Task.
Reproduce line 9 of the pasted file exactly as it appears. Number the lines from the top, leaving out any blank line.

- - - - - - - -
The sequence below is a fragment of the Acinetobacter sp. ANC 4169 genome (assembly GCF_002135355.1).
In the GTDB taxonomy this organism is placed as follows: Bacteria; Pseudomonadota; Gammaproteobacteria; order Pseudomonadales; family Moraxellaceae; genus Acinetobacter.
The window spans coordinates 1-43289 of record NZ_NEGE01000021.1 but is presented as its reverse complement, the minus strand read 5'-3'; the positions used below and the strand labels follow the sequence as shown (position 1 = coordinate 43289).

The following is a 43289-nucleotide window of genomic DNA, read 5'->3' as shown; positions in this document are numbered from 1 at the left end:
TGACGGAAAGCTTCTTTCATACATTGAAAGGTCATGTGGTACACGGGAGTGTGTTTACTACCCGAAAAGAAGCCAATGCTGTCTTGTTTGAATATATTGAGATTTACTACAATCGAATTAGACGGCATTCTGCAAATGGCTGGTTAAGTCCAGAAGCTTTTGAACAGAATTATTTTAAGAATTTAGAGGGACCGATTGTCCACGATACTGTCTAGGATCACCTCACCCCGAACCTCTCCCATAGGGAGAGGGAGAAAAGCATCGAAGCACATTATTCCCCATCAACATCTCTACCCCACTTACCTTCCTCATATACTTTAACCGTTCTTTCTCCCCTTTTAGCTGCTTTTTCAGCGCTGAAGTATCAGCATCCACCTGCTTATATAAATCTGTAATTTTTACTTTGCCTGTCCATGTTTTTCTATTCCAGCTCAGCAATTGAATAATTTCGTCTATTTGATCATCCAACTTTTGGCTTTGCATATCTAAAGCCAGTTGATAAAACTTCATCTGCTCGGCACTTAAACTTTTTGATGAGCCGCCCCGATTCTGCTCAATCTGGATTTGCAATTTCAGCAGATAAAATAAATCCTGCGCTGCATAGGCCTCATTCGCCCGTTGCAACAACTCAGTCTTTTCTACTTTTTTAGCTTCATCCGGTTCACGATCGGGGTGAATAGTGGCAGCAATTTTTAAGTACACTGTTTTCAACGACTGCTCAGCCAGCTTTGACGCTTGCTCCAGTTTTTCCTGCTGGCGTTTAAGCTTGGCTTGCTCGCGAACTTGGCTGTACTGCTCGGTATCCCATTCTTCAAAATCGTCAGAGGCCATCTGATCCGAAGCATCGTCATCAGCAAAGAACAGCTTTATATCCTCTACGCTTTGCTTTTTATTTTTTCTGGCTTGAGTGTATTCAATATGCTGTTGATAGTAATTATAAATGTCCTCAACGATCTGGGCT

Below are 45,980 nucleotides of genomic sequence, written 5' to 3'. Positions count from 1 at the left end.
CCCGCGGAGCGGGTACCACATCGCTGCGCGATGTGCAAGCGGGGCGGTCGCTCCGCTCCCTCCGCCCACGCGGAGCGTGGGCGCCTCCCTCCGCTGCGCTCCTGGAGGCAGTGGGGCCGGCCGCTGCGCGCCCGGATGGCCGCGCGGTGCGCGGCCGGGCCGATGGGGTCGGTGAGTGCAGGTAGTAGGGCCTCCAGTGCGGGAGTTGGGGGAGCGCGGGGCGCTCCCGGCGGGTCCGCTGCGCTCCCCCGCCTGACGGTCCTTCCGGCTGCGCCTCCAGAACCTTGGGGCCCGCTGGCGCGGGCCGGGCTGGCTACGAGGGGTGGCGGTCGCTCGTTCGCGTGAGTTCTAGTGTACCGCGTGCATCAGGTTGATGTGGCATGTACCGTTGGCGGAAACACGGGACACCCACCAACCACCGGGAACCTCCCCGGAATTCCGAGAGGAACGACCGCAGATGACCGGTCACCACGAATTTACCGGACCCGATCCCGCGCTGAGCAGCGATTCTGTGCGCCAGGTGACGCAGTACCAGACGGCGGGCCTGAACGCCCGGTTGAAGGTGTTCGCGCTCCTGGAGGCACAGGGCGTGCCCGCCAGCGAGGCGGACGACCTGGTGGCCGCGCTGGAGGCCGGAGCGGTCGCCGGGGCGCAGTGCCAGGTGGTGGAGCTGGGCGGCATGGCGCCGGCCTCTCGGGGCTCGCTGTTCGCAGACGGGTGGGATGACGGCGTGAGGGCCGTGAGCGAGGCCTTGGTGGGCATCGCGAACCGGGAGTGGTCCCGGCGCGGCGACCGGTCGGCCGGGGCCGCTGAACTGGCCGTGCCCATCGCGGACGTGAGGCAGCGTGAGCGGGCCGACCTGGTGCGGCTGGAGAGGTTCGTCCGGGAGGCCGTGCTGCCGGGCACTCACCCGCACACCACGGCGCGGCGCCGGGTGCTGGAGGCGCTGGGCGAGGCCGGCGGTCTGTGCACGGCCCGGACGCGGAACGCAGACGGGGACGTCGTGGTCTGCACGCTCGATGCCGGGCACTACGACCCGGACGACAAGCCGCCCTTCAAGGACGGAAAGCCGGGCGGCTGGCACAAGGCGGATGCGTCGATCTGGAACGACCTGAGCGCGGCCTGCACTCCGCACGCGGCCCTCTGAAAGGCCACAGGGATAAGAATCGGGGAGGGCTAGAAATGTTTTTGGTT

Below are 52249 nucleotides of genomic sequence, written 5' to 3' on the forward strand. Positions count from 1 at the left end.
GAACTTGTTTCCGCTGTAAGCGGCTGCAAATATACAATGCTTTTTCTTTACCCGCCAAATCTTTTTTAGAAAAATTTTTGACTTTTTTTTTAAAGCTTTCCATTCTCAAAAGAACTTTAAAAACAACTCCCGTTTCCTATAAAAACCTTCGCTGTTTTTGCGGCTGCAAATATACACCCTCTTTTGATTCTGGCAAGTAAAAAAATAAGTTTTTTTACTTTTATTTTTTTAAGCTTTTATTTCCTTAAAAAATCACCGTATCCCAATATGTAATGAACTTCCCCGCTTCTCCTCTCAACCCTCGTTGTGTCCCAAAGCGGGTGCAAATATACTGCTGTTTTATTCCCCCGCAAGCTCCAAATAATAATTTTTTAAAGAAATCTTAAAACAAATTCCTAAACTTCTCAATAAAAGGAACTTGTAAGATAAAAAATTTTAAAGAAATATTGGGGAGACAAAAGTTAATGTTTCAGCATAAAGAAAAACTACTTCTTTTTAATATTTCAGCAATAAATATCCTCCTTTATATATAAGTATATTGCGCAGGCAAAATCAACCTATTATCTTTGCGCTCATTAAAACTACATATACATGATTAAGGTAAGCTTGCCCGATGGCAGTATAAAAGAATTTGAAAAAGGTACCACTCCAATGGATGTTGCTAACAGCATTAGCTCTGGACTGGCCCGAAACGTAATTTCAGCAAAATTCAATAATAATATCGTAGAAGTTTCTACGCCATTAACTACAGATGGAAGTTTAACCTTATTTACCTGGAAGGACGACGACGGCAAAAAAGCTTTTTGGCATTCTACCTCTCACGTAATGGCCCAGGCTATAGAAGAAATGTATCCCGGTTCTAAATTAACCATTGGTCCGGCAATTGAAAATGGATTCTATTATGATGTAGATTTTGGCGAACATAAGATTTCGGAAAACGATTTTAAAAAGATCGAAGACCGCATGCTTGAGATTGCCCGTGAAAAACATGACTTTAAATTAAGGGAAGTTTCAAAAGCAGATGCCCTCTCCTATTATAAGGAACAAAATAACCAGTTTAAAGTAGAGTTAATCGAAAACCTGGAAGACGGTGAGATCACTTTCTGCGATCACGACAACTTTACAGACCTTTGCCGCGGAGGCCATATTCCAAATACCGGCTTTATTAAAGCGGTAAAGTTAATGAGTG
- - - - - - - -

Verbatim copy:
GAACTTGTTTCCGCTGTAAGCGGCTGCAAATATACAATGCTTTTTCTTTACCCGCCAAATCTTTTTTAGAAAAATTTTTGACTTTTTTTTTAAAGCTTTCCATTCTCAAAAGAACTTTAAAAACAACTCCCGTTTCCTATAAAAACCTTCGCTGTTTTTGCGGCTGCAAATATACACCCTCTTTTGATTCTGGCAAGTAAAAAAATAAGTTTTTTTACTTTTATTTTTTTAAGCTTTTATTTCCTTAAAAAATCACCGTATCCCAATATGTAATGAACTTCCCCGCTTCTCCTCTCAACCCTCGTTGTGTCCCAAAGCGGGTGCAAATATACTGCTGTTTTATTCCCCCGCAAGCTCCAAATAATAATTTTTTAAAGAAATCTTAAAACAAATTCCTAAACTTCTCAATAAAAGGAACTTGTAAGATAAAAAATTTTAAAGAAATATTGGGGAGACAAAAGTTAATGTTTCAGCATAAAGAAAAACTACTTCTTTTTAATATTTCAGCAATAAATATCCTCCTTTATATATAAGTATATTGCGCAGGCAAAATCAACCTATTATCTTTGCGCTCATTAAAACTACATATACATGATTAAGGTAAGCTTGCCCGATGGCAGTATAAAAGAATTTGAAAAAGGTACCACTCCAATGGATGTTGCTAACAGCATTAGCTCTGGACTGGCCCGAAACGTAATTTCAGCAAAATTCAATAATAATATCGTAGAAGTTTCTACGCCATTAACTACAGATGGAAGTTTAACCTTATTTACCTGGAAGGACGACGACGGCAAAAAAGCTTTTTGGCATTCTACCTCTCACGTAATGGCCCAGGCTATAGAAGAAATGTATCCCGGTTCTAAATTAACCATTGGTCCGGCAATTGAAAATGGATTCTATTATGATGTAGATTTTGGCGAACATAAGATTTCGGAAAACGATTTTAAAAAGATCGAAGACCGCATGCTTGAGATTGCCCGTGAAAAACATGACTTTAAATTAAGGGAAGTTTCAAAAGCAGATGCCCTCTCCTATTATAAGGAACAAAATAACCAGTTTAAAGTAGAGTTAATCGAAAACCTGGAAGACGGTGAGATCACTTTCTGCGATCACGACAACTTTACAGACCTTTGCCGCGGAGGCCATATTCCAAATACCGGCTTTATTAAAGCGGTAAAGTTAATGAGTG